Last Christmas

Sometimes when you get a present, you have to tear through a lot of wrapping paper to get to the gift. 

The blaring error in this film’s script, by Emma Thompson and Bryony Kimmings, is that words come first and visuals second. Characters’ inner thoughts, plot points, points-of-view, sentiments and emotions are more apt to be expressed verbally, not visually. 

That strategy works better for plays and books. A lens can capture a tear, grimace, or uncomfortableness. Why not use it? Instead, for an hour or so, the characters talk incessantly—tit-for-tat. It’s annoying. Excessive. Distracting. Coupled with director Paul Feig’s (BridesmaidsGhostbusters) inability to add any style to the footage, some viewers will sit waiting impatiently for the film to find its footing. 

Most of what’s on view looks like it was shot on a backlot, with aimless extras meandering about. The rooms, stores and buildings look fake (production designer Gary Freeman), ditto the sets (set design Raffaella Giovannetti). Nothing seems real, and no one seems to care that it is so noticeable. The characters are plopped down in this artificial environment, and it’s like you’re watching a talented cast skillfully go through an acting exercise, but you’re never pulled into their story.

Kate (Emilia Clarke, Game of Thrones) is a bit of a twentysomething misfit who lives and works in London. Too independent to still live with her mom (Emma Thompson) and dad, who are Eastern European immigrants. Too clumsy and discourteous to continue couch-suffering with friends. Too unlucky to consistently count on shagging men on one-night stands for a place to sleep. 

Her only stability is a job she has in a small Christmas ornament store owned by a proprietor (Michelle Yeoh) who is endlessly forgiving. So tolerant that when the aspiring actress/worker runs out for auditions, her boss turns a blind eye.

Kate transports all her belongings around in a carry-on suitcase. She’s had serious health issues and is flighty and directionless. She gets a grasp on reality the day she meets a handsome mystery man, Tom (Henry Golding, Crazy Rich Asians). She’s eager to do him. He plays hard to get. It’s as if he has a secret. 

The tedious romantic comedy setup goes on and on. Nothing makes sense until Kate and Tom meet. Even as their courtship develops, the chattering continues. It’s a relationship that grows increasingly frustrating to watch. Even as the film remains annoying, flat and uneventful, there is something in the back of your head that says, “Maybe this can all lead to something fulfilling.” And it does. That’s the hidden value in the screenplay by Thompson and Kimmings. There’s a point to it.  But you have to wait.

It would take a comic actress genius to pull off Kate’s role. Clarke is not that person. Good actress yes. Romantic comedy actress, not so much. Thompson as her Croatian mother has an accent that is affected at best. The supporting cast, especially Yeoh, fills in the cracks admirably. Golding is the one actor who stands above the rest. He’s debonair, charming and photogenic. The kind of leading man rom/com audiences love. If Daniel Craig stops playing James Bond, he should pass the torch to Golding—who might overshadow his predecessor.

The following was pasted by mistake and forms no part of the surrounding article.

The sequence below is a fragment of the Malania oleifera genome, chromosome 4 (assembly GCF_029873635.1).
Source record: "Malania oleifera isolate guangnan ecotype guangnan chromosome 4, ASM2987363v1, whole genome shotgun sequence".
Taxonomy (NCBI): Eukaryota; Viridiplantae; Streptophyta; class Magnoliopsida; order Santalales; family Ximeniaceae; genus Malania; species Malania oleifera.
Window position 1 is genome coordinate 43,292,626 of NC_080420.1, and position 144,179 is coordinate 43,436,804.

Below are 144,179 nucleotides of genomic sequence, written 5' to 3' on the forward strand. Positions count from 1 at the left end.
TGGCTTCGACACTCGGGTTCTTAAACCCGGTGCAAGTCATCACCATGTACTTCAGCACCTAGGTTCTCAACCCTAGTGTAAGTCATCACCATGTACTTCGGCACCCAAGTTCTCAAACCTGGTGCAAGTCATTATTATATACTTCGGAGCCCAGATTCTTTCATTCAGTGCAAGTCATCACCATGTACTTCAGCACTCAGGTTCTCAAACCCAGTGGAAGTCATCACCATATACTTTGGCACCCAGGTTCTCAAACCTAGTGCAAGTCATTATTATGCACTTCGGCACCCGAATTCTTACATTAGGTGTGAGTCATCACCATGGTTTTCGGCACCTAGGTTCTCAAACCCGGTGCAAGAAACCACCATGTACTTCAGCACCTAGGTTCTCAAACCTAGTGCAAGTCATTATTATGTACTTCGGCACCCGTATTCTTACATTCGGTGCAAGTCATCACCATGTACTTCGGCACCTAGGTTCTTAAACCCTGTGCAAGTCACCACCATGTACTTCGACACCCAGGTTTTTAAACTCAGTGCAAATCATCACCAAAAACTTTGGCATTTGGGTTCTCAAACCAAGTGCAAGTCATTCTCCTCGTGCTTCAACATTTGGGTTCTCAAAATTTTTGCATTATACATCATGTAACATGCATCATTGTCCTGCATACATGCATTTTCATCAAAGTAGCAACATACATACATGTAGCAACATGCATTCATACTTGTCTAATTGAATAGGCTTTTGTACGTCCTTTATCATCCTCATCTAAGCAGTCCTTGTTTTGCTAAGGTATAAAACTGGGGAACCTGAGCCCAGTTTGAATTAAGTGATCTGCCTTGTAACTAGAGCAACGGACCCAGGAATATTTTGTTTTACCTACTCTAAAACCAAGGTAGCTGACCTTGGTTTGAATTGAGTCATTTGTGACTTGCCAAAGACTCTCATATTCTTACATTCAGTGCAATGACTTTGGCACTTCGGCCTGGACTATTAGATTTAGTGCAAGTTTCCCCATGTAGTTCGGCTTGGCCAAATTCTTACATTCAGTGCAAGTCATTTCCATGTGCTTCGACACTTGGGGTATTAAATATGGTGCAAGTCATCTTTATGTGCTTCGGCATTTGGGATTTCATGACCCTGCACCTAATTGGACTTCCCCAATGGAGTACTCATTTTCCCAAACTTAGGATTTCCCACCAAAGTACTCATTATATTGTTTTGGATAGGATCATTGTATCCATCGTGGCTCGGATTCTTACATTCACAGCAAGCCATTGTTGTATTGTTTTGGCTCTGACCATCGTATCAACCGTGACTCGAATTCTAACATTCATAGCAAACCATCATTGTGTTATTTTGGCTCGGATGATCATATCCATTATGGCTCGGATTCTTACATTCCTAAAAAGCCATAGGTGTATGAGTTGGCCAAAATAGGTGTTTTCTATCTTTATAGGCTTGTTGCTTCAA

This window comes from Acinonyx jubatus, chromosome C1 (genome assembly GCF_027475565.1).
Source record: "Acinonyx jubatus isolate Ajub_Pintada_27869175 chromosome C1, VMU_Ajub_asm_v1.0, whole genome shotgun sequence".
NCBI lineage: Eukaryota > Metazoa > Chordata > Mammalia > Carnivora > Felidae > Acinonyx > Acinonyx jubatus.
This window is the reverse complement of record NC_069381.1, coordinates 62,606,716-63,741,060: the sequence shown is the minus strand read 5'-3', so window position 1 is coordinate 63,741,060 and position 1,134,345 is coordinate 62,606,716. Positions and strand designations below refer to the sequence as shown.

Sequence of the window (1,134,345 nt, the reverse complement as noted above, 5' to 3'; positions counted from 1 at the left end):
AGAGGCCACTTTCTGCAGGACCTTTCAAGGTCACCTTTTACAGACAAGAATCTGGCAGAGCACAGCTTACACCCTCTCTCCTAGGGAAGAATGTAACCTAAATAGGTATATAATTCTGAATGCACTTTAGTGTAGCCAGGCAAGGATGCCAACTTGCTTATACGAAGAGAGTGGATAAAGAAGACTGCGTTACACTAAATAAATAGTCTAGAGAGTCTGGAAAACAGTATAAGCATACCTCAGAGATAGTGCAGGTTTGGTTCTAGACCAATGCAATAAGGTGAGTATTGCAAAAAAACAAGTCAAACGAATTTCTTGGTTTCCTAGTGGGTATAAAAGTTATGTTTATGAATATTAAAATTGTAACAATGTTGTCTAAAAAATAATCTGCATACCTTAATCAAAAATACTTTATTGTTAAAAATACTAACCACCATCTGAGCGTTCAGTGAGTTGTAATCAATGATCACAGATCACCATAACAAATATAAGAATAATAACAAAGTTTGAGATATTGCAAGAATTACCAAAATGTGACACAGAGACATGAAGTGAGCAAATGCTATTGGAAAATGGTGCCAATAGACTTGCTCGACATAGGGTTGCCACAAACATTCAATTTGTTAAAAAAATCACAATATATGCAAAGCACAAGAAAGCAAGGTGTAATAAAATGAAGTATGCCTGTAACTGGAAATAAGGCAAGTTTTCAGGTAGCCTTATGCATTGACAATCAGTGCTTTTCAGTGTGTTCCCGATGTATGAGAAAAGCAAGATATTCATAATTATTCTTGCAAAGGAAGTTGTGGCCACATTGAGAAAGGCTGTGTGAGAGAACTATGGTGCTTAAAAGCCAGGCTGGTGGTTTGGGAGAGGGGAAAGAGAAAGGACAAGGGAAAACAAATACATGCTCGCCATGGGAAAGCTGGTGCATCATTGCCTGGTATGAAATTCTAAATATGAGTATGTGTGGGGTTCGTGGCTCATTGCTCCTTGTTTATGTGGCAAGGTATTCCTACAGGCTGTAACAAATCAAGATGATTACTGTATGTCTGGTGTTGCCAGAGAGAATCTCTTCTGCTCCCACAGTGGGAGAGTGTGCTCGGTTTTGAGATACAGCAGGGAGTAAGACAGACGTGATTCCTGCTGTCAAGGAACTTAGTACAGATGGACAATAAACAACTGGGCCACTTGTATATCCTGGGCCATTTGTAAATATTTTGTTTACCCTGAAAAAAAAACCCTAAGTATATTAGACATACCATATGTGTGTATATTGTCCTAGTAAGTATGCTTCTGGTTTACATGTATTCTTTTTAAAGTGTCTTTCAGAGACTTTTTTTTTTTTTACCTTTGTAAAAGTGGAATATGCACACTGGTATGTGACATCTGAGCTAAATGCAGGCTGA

It’s not that the choices that Paul Feig makes as a director are awful. It’s more that this genre is above his pay grade. Bridesmaids was an absolutely hysterical film. But romantic comedy is a different beast. Subtleties, nuances, charm, stolen moments. If you can’t capture these elements, you can’t create a film that consistently touches the heart. Writer/director Richard Curtis showed his deftness for the genre with Love Actually. Feig should have studied that movie religiously before embarking on this one. 

Before the climax, there is one very brief scene that stands out for its stark simplicity. It’s when the couple is having one of their few intimate moments. Tom reaches out to the babbling Kate and touches a scar on her body. It’s like all the voices, noise and music (George Michael songs are played throughout) stop for a nanosecond. The world is completely still. This is magic. There is more power in this instant than nearly the entire film. 

Fortunately, the narrative, acting, direction and emotions build up to a highpoint that saves the movie. This apex adds a fourth dimension. It will leave audiences shocked, surprised and tearing up. It’s a gem. From then on, a heartfelt feeling takes over and the holiday spirit arrives. It is as wondrous as it is winsome and mystical. 

Be patient. Sit through the barrage of conversations, themes about xenophobia, family dynamics, friendships and acceptance. All these distractions become part of a much bigger picture that will warm viewers’ hearts. It’s worth the wait. It’s a gift. 

Visit NNPA News Wire Film Critic Dwight Brown at DwightBrownInk.com and BlackPressUSA.com